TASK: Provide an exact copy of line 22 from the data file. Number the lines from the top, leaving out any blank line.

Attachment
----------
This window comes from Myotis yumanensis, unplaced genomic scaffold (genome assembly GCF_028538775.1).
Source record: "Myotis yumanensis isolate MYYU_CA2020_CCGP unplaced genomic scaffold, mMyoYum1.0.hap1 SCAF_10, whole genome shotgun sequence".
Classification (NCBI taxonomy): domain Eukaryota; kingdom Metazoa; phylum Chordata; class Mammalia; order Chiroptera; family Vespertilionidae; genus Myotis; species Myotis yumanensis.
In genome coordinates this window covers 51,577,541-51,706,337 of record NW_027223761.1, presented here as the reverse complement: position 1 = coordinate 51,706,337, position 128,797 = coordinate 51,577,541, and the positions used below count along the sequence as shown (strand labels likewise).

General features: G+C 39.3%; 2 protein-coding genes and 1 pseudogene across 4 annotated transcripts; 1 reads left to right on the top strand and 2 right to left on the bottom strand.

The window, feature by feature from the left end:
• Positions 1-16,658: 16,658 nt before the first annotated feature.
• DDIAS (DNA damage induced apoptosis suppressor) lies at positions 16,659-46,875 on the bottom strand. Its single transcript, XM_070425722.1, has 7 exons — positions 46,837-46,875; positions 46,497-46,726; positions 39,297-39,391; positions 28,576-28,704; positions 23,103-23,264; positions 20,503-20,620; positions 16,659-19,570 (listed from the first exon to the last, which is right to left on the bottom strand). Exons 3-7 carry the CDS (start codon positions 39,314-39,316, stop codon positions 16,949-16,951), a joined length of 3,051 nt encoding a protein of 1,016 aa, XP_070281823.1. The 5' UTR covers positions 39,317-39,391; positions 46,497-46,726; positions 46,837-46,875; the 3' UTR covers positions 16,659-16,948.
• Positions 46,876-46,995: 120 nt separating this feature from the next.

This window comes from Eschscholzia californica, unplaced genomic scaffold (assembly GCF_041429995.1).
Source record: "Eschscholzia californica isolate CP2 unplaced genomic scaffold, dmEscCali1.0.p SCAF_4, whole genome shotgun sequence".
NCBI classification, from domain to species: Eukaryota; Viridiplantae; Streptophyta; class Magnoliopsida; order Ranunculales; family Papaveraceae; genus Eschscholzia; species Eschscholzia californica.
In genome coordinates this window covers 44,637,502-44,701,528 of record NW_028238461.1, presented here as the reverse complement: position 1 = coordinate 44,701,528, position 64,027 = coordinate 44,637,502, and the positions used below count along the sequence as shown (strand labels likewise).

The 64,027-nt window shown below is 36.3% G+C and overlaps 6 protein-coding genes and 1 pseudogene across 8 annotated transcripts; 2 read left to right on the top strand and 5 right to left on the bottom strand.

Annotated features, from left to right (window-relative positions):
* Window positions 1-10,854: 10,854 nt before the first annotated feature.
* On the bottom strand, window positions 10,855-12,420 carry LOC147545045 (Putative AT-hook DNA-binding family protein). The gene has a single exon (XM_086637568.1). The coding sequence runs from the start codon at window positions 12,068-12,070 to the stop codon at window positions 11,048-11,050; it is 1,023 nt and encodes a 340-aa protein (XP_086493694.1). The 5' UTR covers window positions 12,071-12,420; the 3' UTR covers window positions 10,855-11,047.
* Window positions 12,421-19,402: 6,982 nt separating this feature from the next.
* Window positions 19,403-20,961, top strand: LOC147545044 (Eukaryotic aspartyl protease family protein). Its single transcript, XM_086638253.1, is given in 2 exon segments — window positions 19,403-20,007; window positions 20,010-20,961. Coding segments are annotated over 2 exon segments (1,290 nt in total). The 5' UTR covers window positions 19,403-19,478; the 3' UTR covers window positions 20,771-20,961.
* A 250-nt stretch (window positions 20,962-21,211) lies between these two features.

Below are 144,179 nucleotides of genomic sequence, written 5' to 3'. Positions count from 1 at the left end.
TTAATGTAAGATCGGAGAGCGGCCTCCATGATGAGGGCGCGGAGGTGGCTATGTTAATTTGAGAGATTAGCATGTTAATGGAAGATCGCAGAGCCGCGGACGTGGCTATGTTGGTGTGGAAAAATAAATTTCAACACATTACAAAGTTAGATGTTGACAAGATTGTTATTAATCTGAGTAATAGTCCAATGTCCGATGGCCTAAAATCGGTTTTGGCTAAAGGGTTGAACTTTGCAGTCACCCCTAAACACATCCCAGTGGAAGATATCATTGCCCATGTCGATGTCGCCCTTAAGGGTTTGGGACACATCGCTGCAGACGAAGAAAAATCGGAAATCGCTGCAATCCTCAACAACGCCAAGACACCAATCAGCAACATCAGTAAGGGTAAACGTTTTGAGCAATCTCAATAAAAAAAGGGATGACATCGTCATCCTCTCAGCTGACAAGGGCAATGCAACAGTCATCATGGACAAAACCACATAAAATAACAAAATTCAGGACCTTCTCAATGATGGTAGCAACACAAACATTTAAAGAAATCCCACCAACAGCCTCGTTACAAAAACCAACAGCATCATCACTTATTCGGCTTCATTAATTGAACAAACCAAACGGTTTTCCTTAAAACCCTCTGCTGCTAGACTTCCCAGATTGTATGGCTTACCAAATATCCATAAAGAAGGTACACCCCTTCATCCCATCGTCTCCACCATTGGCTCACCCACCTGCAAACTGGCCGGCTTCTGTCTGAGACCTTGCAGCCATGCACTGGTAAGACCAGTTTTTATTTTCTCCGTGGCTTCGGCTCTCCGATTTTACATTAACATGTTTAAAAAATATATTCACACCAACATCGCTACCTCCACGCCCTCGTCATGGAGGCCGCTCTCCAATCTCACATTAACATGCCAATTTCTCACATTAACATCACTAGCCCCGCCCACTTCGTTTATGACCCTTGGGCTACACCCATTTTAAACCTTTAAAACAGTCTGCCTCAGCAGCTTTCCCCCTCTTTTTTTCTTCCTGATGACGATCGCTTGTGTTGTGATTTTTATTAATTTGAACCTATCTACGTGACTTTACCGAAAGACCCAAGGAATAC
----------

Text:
TTAATGTAAGATCGGAGAGCGGCCTCCATGATGAGGGCGCGGAGGTGGCTATGTTAATTTGAGAGATTAGCATGTTAATGGAAGATCGCAGAGCCGCGGACGTGGCTATGTTGGTGTGGAAAAATAAATTTCAACACATTACAAAGTTAGATGTTGACAAGATTGTTATTAATCTGAGTAATAGTCCAATGTCCGATGGCCTAAAATCGGTTTTGGCTAAAGGGTTGAACTTTGCAGTCACCCCTAAACACATCCCAGTGGAAGATATCATTGCCCATGTCGATGTCGCCCTTAAGGGTTTGGGACACATCGCTGCAGACGAAGAAAAATCGGAAATCGCTGCAATCCTCAACAACGCCAAGACACCAATCAGCAACATCAGTAAGGGTAAACGTTTTGAGCAATCTCAATAAAAAAAGGGATGACATCGTCATCCTCTCAGCTGACAAGGGCAATGCAACAGTCATCATGGACAAAACCACATAAAATAACAAAATTCAGGACCTTCTCAATGATGGTAGCAACACAAACATTTAAAGAAATCCCACCAACAGCCTCGTTACAAAAACCAACAGCATCATCACTTATTCGGCTTCATTAATTGAACAAACCAAACGGTTTTCCTTAAAACCCTCTGCTGCTAGACTTCCCAGATTGTATGGCTTACCAAATATCCATAAAGAAGGTACACCCCTTCATCCCATCGTCTCCACCATTGGCTCACCCACCTGCAAACTGGCCGGCTTCTGTCTGAGACCTTGCAGCCATGCACTGGTAAGACCAGTTTTTATTTTCTCCGTGGCTTCGGCTCTCCGATTTTACATTAACATGTTTAAAAAATATATTCACACCAACATCGCTACCTCCACGCCCTCGTCATGGAGGCCGCTCTCCAATCTCACATTAACATGCCAATTTCTCACATTAACATCACTAGCCCCGCCCACTTCGTTTATGACCCTTGGGCTACACCCATTTTAAACCTTTAAAACAGTCTGCCTCAGCAGCTTTCCCCCTCTTTTTTTCTTCCTGATGACGATCGCTTGTGTTGTGATTTTTATTAATTTGAACCTATCTACGTGACTTTACCGAAAGACCCAAGGAATAC